Helen Gardner in A Princess of Bagdad

Even when features became common for American filmmakers, studios couldn't afford to make them alone, nor could they make each production an artistic triumph. They had to rely on potboilers -- shorter films that were often made quickly and cheaply with the sole purpose of making money. Big stars and big production companies also used the system to help their audience satisfied while they worked on super productions that required more time and more effort. Gardner's company didn't. They had committed themselves to producing epic, artistic films starring Gardner that were of at least four reels in length. They also held themselves to a higher standard, saying that they were addressing "themselves more particularly to enlightened people -- who even now make up the larger part of all respectable picture theatre audiences, and who complain loudly at the nonsense drooled out to them by the trusts" (aka the MPCC). (It's worth noting that this release stating Gardner's new company's objective was placed directly beside a tradepaper ad for five films Vitagraph had released that week alone. Coincidence?) Did shorts and potboilers count as that "nonsense" being "drooled" out? The company's ambition was admirable, but their self-imposed restrictions gave them a major disadvantage.

Helen Gardner

The demise of the Helen Gardner Picture Players may not be much of a mystery, but again we are faced with the question of her obscurity -- why has her pioneer status been so widely forgotten? She created her own production company before Mary Pickford, but Pickford’s is the one that's remembered. With her production of “Cleopatra,” Gardner beat Theda Bara and William Fox to the punch by years, yet we’re more intrigued by Bara’s lost super production than we are by Gardner’s extant film. Both Gardner and Bara were praised for their turns as the Egyptian queen, with critics proclaiming each woman was the queen reincarnated, but it’s only Bara’s kohl-rimmed eyes and exotic presence that has managed to survive through posters and pop culture. Gardner’s acting certainly seems to be on par with the greats of the era, and her efforts behind the camera are equally what gives?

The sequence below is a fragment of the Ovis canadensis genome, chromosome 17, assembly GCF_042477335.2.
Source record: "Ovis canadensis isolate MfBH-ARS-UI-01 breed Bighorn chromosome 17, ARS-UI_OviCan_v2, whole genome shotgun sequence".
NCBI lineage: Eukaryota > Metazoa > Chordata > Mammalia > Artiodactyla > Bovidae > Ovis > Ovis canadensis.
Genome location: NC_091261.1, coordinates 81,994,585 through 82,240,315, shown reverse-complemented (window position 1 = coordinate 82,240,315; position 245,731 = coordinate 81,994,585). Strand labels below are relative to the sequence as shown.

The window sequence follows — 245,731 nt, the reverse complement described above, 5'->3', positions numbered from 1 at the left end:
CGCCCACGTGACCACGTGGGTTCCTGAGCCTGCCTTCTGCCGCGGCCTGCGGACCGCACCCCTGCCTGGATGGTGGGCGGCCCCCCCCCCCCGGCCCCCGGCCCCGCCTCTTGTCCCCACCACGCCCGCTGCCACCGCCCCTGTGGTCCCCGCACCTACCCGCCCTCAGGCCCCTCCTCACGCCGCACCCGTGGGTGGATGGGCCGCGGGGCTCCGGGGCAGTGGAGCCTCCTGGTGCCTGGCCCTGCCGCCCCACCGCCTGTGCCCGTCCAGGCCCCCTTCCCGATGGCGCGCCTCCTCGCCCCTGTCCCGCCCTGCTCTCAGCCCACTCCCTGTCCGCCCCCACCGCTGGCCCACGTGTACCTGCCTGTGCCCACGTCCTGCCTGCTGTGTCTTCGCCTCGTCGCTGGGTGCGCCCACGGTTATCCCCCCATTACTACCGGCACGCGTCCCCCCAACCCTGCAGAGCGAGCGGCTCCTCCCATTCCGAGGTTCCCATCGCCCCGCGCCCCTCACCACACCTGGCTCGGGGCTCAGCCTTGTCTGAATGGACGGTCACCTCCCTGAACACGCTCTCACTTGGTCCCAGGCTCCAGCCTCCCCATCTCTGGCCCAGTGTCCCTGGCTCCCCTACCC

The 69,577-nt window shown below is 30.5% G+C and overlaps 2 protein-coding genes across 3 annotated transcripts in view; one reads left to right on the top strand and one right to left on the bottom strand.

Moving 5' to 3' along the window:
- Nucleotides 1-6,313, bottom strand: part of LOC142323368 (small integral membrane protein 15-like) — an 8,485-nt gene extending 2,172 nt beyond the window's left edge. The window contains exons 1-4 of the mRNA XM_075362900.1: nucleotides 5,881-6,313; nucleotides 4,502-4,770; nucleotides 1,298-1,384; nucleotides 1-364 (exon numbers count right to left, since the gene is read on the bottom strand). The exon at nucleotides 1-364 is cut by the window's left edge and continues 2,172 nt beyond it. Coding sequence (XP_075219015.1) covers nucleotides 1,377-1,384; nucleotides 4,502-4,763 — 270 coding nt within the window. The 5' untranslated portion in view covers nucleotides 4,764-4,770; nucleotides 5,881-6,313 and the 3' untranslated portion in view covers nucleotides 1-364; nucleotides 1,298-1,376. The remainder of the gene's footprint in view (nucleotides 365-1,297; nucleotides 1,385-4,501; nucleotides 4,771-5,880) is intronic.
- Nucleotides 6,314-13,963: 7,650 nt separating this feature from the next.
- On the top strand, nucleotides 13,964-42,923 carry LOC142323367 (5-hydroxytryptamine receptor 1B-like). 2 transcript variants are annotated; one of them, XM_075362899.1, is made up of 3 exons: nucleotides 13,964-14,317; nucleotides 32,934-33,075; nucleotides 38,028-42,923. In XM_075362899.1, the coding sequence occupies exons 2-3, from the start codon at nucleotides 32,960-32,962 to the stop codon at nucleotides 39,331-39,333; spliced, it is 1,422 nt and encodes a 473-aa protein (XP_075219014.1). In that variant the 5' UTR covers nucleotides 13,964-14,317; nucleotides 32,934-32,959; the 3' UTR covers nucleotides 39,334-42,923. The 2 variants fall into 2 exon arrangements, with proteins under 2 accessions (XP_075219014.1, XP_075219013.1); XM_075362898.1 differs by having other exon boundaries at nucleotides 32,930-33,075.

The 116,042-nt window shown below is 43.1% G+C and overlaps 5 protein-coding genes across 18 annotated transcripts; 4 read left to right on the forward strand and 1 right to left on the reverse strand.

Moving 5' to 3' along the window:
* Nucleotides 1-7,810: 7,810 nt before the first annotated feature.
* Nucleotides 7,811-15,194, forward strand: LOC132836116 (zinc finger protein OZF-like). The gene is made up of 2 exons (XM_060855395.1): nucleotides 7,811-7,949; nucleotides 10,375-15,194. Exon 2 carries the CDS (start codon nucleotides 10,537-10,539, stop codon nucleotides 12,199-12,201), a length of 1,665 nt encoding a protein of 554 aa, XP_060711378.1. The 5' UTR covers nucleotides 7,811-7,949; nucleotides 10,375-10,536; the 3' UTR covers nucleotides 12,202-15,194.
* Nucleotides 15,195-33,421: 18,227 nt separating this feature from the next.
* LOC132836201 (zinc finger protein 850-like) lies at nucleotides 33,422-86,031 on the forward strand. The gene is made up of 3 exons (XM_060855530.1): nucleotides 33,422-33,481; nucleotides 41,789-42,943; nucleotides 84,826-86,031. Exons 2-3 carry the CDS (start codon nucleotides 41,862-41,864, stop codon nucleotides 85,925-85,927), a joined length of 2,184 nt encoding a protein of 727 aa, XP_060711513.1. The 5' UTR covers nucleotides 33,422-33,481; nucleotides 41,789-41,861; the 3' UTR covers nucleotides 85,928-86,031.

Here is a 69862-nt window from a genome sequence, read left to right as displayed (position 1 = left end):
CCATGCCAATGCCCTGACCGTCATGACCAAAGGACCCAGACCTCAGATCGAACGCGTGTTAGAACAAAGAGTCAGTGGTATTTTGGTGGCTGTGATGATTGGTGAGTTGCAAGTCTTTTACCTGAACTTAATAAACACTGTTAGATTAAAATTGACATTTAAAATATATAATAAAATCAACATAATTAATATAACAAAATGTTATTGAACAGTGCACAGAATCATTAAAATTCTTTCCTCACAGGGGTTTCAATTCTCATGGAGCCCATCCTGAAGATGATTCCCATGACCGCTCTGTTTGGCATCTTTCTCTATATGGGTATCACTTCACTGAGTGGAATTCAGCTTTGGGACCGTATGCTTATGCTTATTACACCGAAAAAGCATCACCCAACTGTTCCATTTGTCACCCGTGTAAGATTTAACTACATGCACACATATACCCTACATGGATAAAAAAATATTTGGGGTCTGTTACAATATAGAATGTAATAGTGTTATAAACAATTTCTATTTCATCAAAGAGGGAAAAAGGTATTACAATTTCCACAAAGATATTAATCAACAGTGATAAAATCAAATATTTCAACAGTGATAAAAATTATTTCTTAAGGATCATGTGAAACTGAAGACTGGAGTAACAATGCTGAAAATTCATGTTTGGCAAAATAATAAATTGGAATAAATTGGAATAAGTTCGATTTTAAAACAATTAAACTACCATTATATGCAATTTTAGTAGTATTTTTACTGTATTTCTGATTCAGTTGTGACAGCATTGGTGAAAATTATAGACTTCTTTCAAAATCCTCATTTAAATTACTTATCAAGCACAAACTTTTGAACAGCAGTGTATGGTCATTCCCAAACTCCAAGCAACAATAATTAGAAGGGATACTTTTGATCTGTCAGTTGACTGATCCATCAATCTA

For what it’s worth, Gardner’s daughter, Dorin Gardner Schumacher is trying to keep Gardner’s memory alive. Although she never knew Gardner (Schumacher’s mother was estranged from Gardner), Schumacher is trying to piece together details of Gardner’s life into a cohesive biography and memoir. Will this help bring Gardner back to the consciousness of film fanatics? Perhaps if Schumacher staged screenings of Gardner’s existing films, including “Cleopatra” and “A Daughter of Pan,” it might help stir up renewed interest in the screen’s first vamp.

Review: "Chain of Fools"

Keaton...Lloyd...Semon...Linder...Normand...they're all links in the "Chain of Fools."

Chain of Fools by Trav S.D.

Trav S.D.’s book offers yet another look at the world of silent cinema -- he explores the roots and history of this beast known as comedy itself, how it manifested itself on nitrate and how it has evolved into the bread and butter of sites like YouTube. In addition to an in-depth look at the vaudeville and stage comedians who came before, and an even-handed look at the famous and lesser-known silent film comedians of the time, he offers, perhaps, a more balanced and less cynical look at the body of work offered by silent stars after their heyday was well behind them.

Milla Davenport, Mabel Normand, Harry McCoy & Roscoe Arbuckle in a Keystone comedy
Milla Davenport, Mabel Normand, Harry McCoy & Roscoe Arbuckle in a Keystone comedy

“Chain of Fools” is obviously written by a true lover of the form who is versed in the standard literature on the subject (notably Walter Kerr’s “The Silent Clowns”), and it's worth noting that Trav himself has paid homage to the form by writing and starring in his own silent shorts. The love for the genre comes through with every word, as does his dedication to set the record straight on some misconceptions.